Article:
Recurrent ulcers form in about 10% of duodenal ulcer patients treated by pyloroplasty. These figures were accumulated before the emergence of effective treatment against H pylori, however, and are likely to be lower with current management. Recurrent ulcers nearly always develop immediately adjacent to the anastomosis on the intestinal side.
The usual complaint is upper abdominal pain, which is often aggravated by eating and improved by antacids. In some patients, the pain is felt more to the left in the epigastrium, and left axillary or shoulder pain is occasionally reported. About a third of patients with stomal ulcer will experience major gastrointestinal hemorrhage. Free perforation is less common (5%).
Diagnosis and treatment are essentially the same as for the original ulcer.
Gastrojejunocolic and Gastrocolic Fistula
A deeply eroding ulcer may occasionally produce a fistula between the stomach and colon. Most examples have resulted from recurrent peptic ulcer after an operation that included a gastrojejunal anastomosis.
Severe diarrhea and weight loss are the presenting symptoms in over 90% of cases. Abdominal pain typical of recurrent peptic ulcer often precedes the onset of the diarrhea. Bowel movements number 8–12 or more a day; they are watery and often contain particles of undigested food.
The degree of malnutrition ranges from mild to very severe. Laboratory studies reveal low serum proteins and manifestations of fluid and electrolyte depletion. Appropriate tests may reflect deficiencies in water-soluble vitamins.
An upper gastrointestinal series reveals the marginal ulcer in 50% of patients and the fistula in only 15%. Barium enema unfailingly demonstrates the fistulous tract.
Initial treatment should replenish fluid and electrolyte deficits. The involved colon and ulcerated gastrojejunal segment should be excised and colonic continuity reestablished. Vagotomy, partial gastrectomy, or both are required to treat the ulcer diathesis and prevent another recurrent ulcer. Results are excellent in benign disease. In general, the outlook for patients with a malignant fistula is poor.
Symptoms of the dumping syndrome are noted to some extent by most patients who have an operation that impairs the ability of the stomach to regulate its rate of emptying. Within several months, however, dumping is a clinical problem in only 1% of patients. Symptoms fall into two categories: cardiovascular and gastrointestinal. Shortly after eating, the patient may experience palpitations, weakness, sweating, dyspnea, flushing, nausea, abdominal cramps, belching, vomiting, diarrhea, and, rarely, syncope. The degree of severity varies widely, and not all symptoms are reported by all patients. In severe cases, the patient must lie down for 30–40 minutes until the discomfort passes.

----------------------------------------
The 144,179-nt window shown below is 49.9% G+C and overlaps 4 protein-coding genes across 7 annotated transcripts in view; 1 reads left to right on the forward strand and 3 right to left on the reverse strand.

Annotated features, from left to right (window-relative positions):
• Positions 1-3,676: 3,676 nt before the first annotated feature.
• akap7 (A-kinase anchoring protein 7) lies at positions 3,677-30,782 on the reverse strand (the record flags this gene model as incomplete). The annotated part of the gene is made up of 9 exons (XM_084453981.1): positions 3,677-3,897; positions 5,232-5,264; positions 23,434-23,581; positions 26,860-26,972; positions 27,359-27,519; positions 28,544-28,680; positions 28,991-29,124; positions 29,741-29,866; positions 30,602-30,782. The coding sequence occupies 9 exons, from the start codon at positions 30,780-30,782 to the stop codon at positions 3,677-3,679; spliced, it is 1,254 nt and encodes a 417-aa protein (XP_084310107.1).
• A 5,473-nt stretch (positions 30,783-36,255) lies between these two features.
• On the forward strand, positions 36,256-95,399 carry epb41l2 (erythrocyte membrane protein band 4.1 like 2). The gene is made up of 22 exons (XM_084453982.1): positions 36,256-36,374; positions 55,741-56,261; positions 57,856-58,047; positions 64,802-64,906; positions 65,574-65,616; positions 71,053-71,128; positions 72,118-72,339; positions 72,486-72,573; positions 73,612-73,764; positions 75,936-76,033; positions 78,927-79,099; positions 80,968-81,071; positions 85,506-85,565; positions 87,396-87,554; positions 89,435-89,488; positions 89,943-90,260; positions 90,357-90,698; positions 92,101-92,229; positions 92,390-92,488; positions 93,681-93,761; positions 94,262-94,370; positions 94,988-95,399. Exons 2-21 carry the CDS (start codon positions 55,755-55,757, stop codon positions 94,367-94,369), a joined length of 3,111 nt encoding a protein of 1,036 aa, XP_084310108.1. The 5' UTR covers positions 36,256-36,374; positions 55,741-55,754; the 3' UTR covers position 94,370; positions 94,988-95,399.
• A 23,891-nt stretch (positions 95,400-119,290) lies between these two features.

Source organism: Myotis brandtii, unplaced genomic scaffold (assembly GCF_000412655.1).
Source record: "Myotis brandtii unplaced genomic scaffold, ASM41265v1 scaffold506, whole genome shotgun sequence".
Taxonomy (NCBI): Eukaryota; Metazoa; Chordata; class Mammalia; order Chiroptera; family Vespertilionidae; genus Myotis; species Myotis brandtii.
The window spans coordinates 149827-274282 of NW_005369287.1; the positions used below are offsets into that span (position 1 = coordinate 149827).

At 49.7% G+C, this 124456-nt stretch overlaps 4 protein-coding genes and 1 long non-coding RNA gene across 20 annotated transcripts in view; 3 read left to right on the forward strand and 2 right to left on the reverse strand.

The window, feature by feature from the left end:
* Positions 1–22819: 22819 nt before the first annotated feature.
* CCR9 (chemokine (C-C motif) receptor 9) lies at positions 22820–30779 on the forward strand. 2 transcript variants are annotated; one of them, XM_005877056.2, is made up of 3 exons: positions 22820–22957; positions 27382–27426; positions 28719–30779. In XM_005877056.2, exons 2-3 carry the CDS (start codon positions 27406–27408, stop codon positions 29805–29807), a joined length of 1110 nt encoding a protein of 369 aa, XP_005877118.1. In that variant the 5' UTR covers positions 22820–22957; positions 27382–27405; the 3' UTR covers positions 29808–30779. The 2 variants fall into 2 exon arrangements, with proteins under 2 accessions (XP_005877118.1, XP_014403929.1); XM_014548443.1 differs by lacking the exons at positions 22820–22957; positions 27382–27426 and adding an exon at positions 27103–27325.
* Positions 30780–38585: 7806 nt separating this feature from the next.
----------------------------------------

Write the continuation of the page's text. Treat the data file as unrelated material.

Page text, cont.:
Diet to reduce jejunal osmolality is successful in all but a few cases. Sugars and carbohydrates are least well tolerated; some patients are especially sensitive to milk. Meals should be taken dry, with fluids restricted to between meals. This dietary regimen ordinarily suffices, but anticholinergic drugs may be of help in some patients; others have reported improvement with supplemental pectin in the diet, the use of somatostatin analogues offers some promise.
Reflux of duodenal juices into the stomach is an invariable and usually innocuous situation after operations that interfere with pyloric function, but in some patients, it may cause marked gastritis. The principal symptom is postprandial pain, and the diagnosis rests on endoscopic and biopsy demonstration of an edematous inflamed gastric mucosa. Since a minor degree of gastritis is found in most patients after Billroth II gastrectomy, the endoscopic findings are to some degree nonspecific. Persistent severe pain is an indication for surgical reconstruction. Roux-en-Y gastrojejunostomy is the treatment of choice.
Iron deficiency anemia develops in about 30% of patients within 5 years after partial gastrectomy. It is caused by failure to absorb food iron bound in an organic molecule. Before this diagnosis is accepted, the patient should be checked for blood loss, marginal ulcer, or an unsuspected tumor. Inorganic iron—ferrous sulfate or ferrous gluconate—is indicated for treatment and is absorbed normally after gastrectomy.
Vitamin B12 deficiency and megaloblastic anemia appear in a few cases after gastrectomy.
About 5% of patients who have had truncal vagotomy require treatment with antidiarrheal agents at some time, and perhaps 1% are seriously troubled by this complication. The diarrhea may be episodic, in which case the onset is unpredictable after symptom-free intervals of weeks to months. An attack may consist of only one or two watery movements or, in severe cases, may last for a few days. Other patients may continually produce 3–5 loose stools per day.
Most cases of postvagotomy diarrhea can be treated satisfactorily with constipating agents.
Chronic delayed gastric emptying is seen occasionally after gastric surgery. Prokinetic agents (eg, metoclopramide) are often helpful, but some cases are refractory to any therapy except a completion gastrectomy and Roux-en-Y esophagojejunostomy (ie, total gastrectomy).